Caffeine is also not good as stated above.

    Alcohol will only affect your voice in large quantities (Shtart shpreadin th newsshhhhh...) but in small quantities, I believe it can be actually beneficial in that it relaxes the singer, helping to promote a better performance.

    Water is very important and should be at room temperature not chilled.

    I smoke and sing but never together - I'm only a light smoker and I avoid cigs for a few hours before a performance.

    I'm not sure of a certain amount of water based on body mass but beware that excessive water intake will wash out certain vitamins and minerals from your body (I'm talking EXCESSIVE intake...!)
     
  9. pmolsonmus

    pmolsonmus Well-Known Member

    Okay,

    I'll play....


    Please explain WHY milk and dairy products are considered bad. Please point to this scientific article that everyone seems to have read except professional singers who actually have studied anatomy.

    Don't get me wrong, you will find a ton of professional singers spouting this crap, but ask a friggin' doctor. ANY food or drink that you take into your mouth starts down your throat and is blocked by your epiglottis so it CAN'T GET TO YOUR LUNGS. Please explain how the magic milk and dairy product recognition gene allows that to pass and affect your vocal mechanism and I'll shut up.

    If you can't explain, then please shut up.

    To answer the original question 8-12 glasses of water per day is always a good idea for a singer.

    Phil
     
  10. taxman

    taxman Active Member

    Ask your pediatrician. In my experience, they say avoid milk when you have a cold because it can lead to extra mucus in your lungs and sinuses. It is not that the milk gets in your lungs, rather, it is an immune response/allergic reaction.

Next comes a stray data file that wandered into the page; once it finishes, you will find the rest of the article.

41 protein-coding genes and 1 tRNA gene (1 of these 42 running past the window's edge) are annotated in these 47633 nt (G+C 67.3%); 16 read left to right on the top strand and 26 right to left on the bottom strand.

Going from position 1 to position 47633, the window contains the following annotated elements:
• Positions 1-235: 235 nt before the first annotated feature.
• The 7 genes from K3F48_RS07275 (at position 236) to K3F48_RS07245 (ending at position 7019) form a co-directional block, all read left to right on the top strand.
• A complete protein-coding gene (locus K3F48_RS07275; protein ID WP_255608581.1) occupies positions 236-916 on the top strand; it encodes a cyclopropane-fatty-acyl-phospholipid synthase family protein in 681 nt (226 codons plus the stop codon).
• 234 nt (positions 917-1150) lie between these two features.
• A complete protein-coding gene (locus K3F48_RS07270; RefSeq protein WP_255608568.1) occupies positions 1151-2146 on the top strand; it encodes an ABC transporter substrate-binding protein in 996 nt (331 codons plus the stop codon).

11. MadMax

    MadMax Well-Known Member

    Don't mean to butt in on this... but having a passing interest I thought I'd google the subject of milk and mucus production just for giggles.

    Here's two references I'd call reasonably credible... The first is from PubMed.gov, a service of N.I.H. and the second, is from the Journal of the American College of Nutrition.

    http://www.ncbi.nlm.nih.gov/pubmed/2154152

    http://www.jacn.org/cgi/content/full/24/suppl_6/547S

    Essentially they indicate that temporary thickened saliva is the probable cause of the belief that milk causes increased mucus production.

    As far as the data they present... the research indicates that no significant increase in mucus was observed as the direct result of milk consumption.

    hmmmm... interesting....
     
  12. BobRogers

    BobRogers Well-Known Member

    Wasn't there a short lived Stephen Bochco series on baseball back in the 80's where Dennis Franz played a pitching coach? I seem to remember him teaching pitchers how to throw the spitter. Told them that if they drank milk between inning it would make their spit ideal for a spitball. That would do for a source in most social science departments I've seen.
     
  13. magicdog

    magicdog Guest

    It has nothing to do with it getting in your lungs - the lungs only provide the motive power for the voice.